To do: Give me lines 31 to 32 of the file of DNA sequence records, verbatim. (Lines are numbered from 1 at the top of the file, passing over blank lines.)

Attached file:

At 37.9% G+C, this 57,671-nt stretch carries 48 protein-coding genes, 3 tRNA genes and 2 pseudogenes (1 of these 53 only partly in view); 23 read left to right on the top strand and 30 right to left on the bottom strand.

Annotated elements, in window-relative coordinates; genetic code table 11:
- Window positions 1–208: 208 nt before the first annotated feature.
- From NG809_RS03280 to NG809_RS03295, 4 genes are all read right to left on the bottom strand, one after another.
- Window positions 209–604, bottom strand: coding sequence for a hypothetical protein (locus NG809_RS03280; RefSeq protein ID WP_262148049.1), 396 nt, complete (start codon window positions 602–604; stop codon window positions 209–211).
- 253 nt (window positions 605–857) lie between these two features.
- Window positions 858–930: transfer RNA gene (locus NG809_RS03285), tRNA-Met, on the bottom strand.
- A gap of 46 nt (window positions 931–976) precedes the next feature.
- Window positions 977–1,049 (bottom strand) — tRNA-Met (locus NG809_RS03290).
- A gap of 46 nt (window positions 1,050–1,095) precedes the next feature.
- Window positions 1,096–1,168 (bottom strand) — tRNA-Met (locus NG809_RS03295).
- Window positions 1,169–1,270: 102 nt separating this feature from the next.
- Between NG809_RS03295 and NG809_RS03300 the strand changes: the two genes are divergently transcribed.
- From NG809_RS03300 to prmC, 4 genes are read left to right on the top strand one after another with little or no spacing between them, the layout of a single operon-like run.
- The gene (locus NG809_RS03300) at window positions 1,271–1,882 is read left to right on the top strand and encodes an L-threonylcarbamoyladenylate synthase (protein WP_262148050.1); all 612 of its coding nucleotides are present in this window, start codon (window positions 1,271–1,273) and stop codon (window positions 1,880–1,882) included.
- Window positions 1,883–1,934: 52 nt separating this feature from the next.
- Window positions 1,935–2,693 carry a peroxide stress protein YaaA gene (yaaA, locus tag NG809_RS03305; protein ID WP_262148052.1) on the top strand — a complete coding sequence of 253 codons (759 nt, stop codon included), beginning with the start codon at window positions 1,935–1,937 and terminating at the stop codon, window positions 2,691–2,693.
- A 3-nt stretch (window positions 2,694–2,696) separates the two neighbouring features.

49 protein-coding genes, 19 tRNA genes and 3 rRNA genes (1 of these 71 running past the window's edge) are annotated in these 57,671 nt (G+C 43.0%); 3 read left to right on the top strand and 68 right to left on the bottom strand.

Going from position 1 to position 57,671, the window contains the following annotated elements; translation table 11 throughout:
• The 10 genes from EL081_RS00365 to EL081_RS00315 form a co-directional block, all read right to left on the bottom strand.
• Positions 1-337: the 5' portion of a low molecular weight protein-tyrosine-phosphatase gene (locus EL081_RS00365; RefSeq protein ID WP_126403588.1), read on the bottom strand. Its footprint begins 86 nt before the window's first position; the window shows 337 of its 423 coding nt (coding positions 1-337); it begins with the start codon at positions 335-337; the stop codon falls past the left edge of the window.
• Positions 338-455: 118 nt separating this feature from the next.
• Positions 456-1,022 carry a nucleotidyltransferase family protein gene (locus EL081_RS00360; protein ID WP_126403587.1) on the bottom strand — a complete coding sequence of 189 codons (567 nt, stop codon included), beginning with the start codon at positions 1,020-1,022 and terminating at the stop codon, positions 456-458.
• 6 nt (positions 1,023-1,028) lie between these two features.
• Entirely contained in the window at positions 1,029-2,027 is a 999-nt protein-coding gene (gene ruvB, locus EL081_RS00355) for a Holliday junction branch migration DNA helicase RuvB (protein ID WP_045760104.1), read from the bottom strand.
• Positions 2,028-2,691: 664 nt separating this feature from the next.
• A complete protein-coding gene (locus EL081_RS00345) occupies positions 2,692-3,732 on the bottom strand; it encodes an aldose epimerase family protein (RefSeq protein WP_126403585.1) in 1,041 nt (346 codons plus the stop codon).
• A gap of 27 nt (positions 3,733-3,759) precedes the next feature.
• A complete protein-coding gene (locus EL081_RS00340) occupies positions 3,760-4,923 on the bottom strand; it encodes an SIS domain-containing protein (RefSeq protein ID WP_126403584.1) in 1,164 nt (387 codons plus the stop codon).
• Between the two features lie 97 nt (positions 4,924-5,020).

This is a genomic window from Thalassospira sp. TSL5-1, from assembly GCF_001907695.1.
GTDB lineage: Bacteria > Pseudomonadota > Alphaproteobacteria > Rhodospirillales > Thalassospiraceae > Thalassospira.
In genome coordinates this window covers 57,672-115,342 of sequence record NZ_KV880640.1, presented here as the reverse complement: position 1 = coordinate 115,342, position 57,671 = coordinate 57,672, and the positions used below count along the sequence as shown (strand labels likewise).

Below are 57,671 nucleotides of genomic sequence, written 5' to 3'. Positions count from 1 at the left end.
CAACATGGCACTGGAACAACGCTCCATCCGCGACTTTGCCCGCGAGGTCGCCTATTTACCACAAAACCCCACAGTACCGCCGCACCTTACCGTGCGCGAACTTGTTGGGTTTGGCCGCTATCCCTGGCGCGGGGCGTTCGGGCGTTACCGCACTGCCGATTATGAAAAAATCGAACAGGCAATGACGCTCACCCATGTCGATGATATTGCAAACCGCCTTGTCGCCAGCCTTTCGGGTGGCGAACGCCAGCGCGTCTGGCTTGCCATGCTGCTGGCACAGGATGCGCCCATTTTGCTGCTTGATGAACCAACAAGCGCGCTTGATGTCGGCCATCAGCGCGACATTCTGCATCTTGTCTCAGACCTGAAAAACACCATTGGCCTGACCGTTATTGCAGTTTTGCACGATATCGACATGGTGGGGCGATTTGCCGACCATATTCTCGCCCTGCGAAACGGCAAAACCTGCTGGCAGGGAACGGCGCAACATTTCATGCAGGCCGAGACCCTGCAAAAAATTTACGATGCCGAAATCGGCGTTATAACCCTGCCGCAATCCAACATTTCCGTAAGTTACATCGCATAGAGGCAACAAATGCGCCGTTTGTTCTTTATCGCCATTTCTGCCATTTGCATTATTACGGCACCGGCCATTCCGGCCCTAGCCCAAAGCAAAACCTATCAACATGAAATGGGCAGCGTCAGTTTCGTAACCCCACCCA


• Between the two features lie 97 nt (positions 4,924-5,020).

This is a genomic window from Thalassospira sp. TSL5-1, from assembly GCF_001907695.1.